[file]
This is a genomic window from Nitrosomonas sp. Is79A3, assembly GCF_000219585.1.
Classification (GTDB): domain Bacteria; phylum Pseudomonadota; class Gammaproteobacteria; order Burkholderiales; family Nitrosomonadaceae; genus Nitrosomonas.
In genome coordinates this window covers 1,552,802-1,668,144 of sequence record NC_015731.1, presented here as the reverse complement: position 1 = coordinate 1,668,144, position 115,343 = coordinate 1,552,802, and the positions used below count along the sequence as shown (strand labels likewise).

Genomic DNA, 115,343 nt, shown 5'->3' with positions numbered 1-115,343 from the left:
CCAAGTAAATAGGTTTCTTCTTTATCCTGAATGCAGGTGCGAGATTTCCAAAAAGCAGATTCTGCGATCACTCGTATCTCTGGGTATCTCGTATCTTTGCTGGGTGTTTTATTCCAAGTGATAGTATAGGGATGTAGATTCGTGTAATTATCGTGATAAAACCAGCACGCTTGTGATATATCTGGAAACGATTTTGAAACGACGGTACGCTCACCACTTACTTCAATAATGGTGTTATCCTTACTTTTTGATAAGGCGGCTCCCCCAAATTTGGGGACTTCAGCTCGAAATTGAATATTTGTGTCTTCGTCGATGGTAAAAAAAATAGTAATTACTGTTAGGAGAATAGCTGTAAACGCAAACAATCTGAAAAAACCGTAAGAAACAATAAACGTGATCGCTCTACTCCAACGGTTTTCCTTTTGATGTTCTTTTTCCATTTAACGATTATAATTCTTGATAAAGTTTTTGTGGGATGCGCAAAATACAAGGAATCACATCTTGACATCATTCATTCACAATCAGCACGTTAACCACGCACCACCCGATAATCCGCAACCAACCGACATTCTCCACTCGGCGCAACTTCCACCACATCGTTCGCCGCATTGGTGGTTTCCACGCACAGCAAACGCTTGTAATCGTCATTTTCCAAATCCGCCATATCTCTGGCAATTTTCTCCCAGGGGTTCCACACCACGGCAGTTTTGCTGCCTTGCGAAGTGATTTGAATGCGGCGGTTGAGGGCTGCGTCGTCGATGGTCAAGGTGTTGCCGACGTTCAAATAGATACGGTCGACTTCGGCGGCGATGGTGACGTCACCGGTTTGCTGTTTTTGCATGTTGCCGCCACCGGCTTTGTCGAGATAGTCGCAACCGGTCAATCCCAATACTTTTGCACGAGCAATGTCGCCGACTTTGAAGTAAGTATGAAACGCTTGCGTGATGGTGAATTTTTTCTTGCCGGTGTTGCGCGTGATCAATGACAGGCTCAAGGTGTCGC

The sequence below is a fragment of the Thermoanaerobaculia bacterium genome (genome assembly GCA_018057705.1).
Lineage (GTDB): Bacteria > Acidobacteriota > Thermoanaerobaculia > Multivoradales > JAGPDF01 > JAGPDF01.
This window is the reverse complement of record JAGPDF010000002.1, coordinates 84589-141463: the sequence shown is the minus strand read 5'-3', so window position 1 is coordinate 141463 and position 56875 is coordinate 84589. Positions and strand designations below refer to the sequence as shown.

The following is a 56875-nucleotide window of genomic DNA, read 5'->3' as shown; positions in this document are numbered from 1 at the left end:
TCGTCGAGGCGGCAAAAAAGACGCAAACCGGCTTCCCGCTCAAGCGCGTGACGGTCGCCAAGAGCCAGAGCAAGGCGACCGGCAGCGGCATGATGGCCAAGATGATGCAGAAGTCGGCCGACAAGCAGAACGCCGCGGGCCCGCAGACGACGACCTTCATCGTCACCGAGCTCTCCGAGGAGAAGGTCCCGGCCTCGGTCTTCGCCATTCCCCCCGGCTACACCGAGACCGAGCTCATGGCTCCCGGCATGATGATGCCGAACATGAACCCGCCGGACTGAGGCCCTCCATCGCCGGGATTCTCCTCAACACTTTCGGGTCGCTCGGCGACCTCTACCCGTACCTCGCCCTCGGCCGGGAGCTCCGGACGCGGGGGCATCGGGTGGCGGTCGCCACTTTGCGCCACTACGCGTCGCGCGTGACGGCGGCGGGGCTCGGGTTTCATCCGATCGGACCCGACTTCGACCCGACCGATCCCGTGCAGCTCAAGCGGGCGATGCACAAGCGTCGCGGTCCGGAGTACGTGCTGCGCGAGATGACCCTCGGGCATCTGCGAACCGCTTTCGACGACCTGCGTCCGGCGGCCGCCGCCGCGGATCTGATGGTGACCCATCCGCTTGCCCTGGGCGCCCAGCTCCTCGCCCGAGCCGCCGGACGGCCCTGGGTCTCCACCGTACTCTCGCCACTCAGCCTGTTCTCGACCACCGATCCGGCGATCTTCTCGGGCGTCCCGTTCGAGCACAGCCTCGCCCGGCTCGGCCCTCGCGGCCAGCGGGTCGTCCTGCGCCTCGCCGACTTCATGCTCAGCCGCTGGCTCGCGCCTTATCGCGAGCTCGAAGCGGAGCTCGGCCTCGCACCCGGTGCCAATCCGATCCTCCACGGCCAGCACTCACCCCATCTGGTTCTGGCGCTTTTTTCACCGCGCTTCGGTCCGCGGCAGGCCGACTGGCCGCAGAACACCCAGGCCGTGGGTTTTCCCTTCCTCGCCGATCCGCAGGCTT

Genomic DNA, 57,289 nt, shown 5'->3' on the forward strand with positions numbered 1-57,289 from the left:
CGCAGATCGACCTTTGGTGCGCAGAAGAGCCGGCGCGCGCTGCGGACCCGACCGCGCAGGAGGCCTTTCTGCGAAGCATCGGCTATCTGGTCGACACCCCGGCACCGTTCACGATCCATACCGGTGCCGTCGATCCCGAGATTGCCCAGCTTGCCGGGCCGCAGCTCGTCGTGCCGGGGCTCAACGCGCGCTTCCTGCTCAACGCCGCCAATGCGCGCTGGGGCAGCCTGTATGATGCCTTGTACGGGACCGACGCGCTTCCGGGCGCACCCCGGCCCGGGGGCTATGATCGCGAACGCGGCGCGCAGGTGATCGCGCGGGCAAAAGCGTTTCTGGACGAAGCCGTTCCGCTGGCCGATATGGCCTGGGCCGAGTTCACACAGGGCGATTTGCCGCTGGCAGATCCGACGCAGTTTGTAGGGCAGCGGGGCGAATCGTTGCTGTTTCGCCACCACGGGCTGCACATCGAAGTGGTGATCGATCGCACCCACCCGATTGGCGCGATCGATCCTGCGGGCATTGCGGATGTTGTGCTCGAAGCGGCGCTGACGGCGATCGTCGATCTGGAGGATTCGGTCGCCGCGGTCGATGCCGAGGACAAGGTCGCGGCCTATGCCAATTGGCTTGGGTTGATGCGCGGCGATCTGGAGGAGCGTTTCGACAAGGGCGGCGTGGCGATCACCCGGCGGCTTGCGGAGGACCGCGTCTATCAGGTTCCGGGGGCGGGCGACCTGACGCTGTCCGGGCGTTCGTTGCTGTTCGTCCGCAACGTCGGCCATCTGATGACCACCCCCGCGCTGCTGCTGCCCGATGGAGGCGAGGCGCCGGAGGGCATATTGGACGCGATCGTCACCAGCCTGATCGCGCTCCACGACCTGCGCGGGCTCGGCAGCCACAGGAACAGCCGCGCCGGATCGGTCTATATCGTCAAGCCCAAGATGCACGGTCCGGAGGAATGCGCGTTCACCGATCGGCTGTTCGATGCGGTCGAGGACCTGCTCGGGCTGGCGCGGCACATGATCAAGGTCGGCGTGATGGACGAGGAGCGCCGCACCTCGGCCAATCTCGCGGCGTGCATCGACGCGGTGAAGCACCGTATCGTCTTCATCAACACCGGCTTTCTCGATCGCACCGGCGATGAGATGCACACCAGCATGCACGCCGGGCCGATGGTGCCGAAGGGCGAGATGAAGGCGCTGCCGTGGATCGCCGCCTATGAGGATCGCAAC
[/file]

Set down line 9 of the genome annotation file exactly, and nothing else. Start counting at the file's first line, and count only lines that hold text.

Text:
The following is a 56875-nucleotide window of genomic DNA, read 5'->3' as shown; positions in this document are numbered from 1 at the left end: